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I had to generate this waveform: (why?)

  __    |____
  .     |    \
  .     |     \
~3000   |      \
  .     |       \
  .     |        \
  __    |         \________
        |                  \
        |                   \
        |                    \
        |                     \
        +----+----+-------+---+--------
          t0   t1    t2    t3

So what's the big deal?
The deal is that t0 through t3 are all <1ms and they should allow for in-circuit adjustments. I generated the slopes using Bresenham's line drawing algorithm - wrote it in assembly for faster results.

What did I learn?
Using the serial port on the AVR, using the serial port in Turbo C++ and in Visual C++.
It was also the first time I made an application using 'Visual' C++, up to now I had always written my own user interfaces from scratch (PDA and DataLogger), or had made text mode programs.
Most importantly, I found out out about this wonderful freeware program called VMLab for simulating microcontroller circuits. It even allowed me to write 'my own' 12-bit D/A converter using C++. I was able to simulate switches, the serial port, and observe the waveforms on a virtual scope. And the results on the real hardware were exactly the same!

Pics
Adjust the sliders in this VC++ app and hit the Send button, the new timings and slopes are fed to the microcontroller via the serial port.

The waveforms are from the following settings.

Output on VMLab scope:

How the steps look. The ramp is pretty much within the timing constraints.

The other ramp, but with a lesser slope:

Those spikes seen in the screenshots above are caused by rollover to the MS Byte. They last for 250ns (2M/C).
They were not visible on the scope at all.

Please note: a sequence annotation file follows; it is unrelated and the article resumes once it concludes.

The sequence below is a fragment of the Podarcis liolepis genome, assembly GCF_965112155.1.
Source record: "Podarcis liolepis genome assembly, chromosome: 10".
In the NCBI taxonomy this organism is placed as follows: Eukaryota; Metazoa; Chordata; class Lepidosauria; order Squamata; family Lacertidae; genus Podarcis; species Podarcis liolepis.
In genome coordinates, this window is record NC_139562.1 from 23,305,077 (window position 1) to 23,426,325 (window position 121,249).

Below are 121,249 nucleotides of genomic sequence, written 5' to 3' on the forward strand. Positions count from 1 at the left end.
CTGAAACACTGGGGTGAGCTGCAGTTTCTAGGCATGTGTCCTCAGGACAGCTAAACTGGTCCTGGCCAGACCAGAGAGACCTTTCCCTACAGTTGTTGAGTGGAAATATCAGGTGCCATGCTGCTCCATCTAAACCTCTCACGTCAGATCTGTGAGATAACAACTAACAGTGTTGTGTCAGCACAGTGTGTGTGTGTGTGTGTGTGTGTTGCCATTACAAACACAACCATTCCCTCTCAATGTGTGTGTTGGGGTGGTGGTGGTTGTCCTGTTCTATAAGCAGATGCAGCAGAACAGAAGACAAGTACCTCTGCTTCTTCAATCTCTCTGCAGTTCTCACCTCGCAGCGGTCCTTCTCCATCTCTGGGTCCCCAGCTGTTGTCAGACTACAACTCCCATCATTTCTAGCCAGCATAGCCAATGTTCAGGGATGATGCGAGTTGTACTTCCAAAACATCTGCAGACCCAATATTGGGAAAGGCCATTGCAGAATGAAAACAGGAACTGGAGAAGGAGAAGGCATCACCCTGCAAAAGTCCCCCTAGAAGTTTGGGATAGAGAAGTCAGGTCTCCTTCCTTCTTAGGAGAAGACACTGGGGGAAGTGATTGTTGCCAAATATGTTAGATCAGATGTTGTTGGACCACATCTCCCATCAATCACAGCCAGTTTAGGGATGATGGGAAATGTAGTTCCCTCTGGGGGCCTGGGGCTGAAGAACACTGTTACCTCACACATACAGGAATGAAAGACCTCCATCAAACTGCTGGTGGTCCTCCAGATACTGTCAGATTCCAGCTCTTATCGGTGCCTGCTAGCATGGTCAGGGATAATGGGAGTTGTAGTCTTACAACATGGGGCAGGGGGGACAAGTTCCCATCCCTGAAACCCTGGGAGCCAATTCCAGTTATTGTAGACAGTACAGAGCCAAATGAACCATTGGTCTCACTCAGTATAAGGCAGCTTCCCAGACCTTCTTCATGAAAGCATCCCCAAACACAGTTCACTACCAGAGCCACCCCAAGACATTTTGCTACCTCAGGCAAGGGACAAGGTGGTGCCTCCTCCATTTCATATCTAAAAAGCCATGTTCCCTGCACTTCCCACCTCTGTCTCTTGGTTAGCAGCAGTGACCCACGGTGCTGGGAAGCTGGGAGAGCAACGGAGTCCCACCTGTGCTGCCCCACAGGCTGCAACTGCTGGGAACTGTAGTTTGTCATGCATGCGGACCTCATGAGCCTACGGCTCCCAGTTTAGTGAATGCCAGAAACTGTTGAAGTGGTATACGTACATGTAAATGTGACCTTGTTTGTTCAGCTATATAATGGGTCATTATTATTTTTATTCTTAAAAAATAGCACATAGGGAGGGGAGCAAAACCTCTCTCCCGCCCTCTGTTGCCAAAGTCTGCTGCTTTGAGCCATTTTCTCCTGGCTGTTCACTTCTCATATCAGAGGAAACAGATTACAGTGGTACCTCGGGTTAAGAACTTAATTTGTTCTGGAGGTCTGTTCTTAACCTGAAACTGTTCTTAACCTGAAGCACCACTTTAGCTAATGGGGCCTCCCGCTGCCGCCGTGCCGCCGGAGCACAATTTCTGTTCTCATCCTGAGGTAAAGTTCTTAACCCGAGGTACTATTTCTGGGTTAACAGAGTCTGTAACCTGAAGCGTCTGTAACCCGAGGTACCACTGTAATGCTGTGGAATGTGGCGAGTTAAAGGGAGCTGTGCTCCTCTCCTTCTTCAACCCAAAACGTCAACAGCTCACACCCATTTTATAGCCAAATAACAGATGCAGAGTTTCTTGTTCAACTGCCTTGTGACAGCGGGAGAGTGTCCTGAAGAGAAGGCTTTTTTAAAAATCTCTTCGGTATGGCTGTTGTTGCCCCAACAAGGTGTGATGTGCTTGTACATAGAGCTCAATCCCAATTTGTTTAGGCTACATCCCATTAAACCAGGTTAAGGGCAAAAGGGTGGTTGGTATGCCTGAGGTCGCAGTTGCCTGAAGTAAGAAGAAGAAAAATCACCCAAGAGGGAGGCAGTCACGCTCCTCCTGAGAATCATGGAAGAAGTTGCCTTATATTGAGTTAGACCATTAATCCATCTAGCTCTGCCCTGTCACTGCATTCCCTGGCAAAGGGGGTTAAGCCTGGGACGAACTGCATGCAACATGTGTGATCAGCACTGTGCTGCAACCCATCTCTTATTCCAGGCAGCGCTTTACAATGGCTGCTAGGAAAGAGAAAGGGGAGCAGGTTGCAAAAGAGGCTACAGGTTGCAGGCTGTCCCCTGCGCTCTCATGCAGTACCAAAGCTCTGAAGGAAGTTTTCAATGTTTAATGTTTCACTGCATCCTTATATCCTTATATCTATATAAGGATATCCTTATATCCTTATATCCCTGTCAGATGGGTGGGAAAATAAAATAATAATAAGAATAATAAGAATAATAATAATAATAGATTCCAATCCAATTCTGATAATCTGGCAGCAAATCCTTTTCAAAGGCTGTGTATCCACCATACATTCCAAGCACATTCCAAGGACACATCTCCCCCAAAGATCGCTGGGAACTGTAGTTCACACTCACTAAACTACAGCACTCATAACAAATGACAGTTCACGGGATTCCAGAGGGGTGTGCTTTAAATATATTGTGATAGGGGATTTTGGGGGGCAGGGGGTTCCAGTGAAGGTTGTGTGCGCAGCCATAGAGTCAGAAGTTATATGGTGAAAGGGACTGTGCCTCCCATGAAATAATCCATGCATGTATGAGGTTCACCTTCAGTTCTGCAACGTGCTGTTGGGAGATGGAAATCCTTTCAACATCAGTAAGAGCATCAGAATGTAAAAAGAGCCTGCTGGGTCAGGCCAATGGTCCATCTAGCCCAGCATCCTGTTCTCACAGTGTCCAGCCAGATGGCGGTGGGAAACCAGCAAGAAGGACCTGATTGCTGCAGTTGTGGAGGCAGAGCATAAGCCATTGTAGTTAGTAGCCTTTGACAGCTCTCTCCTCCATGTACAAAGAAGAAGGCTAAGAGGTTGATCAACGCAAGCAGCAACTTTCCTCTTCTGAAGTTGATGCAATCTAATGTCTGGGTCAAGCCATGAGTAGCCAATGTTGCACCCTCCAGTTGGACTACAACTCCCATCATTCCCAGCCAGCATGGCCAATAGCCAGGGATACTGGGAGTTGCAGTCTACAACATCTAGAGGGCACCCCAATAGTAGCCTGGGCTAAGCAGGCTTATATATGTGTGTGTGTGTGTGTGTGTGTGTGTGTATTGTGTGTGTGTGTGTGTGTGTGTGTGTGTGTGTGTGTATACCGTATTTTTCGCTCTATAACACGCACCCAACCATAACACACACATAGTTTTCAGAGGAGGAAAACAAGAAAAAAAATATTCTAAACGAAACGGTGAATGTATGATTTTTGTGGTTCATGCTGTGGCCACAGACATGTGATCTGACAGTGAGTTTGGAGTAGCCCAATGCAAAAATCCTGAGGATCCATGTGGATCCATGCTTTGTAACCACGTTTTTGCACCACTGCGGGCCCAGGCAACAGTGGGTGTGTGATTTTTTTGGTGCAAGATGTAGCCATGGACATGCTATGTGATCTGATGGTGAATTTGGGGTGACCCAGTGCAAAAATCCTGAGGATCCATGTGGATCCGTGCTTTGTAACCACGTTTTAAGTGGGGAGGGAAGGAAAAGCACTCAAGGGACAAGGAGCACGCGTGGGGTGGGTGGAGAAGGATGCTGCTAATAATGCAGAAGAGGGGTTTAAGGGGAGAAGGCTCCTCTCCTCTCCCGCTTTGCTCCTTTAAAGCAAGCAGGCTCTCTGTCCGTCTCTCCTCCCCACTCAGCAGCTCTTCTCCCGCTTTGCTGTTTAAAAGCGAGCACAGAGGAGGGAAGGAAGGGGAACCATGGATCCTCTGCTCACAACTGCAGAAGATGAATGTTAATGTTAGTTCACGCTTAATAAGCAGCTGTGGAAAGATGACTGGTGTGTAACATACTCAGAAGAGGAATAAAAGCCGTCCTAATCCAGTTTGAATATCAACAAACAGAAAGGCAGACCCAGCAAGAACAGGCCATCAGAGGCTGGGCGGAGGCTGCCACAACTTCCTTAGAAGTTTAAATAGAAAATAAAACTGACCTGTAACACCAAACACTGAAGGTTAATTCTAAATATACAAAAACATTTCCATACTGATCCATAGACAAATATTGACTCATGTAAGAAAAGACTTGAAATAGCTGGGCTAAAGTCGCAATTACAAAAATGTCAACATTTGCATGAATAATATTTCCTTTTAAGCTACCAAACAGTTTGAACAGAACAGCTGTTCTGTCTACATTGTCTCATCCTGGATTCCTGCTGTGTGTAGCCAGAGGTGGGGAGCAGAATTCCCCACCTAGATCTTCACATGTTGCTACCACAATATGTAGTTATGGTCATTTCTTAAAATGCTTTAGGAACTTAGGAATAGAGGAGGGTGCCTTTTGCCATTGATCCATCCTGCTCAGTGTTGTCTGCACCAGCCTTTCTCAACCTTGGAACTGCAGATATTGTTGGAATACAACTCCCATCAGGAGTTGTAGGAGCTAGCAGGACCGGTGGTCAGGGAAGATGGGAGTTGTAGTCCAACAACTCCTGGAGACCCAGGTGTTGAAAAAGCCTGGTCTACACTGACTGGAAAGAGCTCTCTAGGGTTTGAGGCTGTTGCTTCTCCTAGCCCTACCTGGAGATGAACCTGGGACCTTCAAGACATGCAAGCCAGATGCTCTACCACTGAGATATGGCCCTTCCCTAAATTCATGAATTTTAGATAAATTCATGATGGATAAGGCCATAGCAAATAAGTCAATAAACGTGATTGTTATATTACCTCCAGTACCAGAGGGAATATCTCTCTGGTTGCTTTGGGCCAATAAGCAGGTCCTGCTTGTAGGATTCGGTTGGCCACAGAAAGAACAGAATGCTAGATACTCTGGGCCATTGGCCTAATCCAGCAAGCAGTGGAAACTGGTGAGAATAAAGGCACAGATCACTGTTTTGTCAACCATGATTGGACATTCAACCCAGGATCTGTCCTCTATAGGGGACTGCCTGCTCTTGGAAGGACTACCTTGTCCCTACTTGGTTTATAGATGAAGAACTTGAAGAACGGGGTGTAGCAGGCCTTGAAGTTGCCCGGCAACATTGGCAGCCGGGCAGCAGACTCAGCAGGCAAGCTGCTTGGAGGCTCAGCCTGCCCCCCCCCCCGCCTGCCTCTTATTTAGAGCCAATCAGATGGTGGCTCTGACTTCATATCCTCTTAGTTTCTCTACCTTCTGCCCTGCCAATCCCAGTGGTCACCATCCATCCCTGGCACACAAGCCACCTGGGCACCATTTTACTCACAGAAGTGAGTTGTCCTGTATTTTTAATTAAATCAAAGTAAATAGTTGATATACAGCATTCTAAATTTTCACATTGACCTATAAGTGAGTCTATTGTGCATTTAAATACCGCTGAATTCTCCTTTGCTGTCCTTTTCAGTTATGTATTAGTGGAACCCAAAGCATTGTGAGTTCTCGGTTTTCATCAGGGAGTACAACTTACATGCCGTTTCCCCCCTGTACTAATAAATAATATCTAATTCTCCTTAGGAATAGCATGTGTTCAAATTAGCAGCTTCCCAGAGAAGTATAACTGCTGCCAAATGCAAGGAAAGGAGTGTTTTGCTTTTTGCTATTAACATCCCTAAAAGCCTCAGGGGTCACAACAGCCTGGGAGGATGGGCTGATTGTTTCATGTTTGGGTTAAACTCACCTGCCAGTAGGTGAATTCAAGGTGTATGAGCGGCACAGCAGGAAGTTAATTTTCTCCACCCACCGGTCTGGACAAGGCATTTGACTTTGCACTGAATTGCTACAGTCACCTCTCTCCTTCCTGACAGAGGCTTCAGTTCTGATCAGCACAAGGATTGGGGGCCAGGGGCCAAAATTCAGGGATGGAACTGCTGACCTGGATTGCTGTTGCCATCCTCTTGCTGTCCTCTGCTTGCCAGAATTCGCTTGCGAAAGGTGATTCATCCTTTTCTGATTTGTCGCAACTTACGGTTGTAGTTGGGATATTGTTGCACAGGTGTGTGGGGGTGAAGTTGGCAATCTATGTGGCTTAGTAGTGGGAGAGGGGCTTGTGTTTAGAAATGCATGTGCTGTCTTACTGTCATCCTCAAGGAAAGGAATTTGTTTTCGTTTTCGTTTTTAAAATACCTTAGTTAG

After putting this basic filter at the output:

I got:

What's its use?

My teacher asked me the same question when I was testing it in the lab. I really enjoyed answering that:

From http://www.nist.gov/public_affairs/releases/n99-22.htm#release :

"NIST-F1 is referred to as a fountain clock because it uses a fountain-like movement of atoms to obtain its improved reckoning of time. First, a gas of cesium atoms is introduced into the clock's vacuum chamber. Six infrared laser beams then are directed at right angles to each other at the center of the chamber. The lasers gently push the cesium atoms together into a ball. In the process of creating this ball, the lasers slow down the movement of the atoms and cool them to near absolute zero..."

I did my training at the National Physical Laboratory, New Delhi, where a Cesium fountain clock is under construction. When you need to give that final cooling push to the atoms, you need to drop the laser current in the exact fashion as the wave shown above so that the atoms are at barely a few micro Kelvins of temperature. This wave has to be adjusted to find the optimum shape for cooling. So I made this circuit to replace the existing analog version.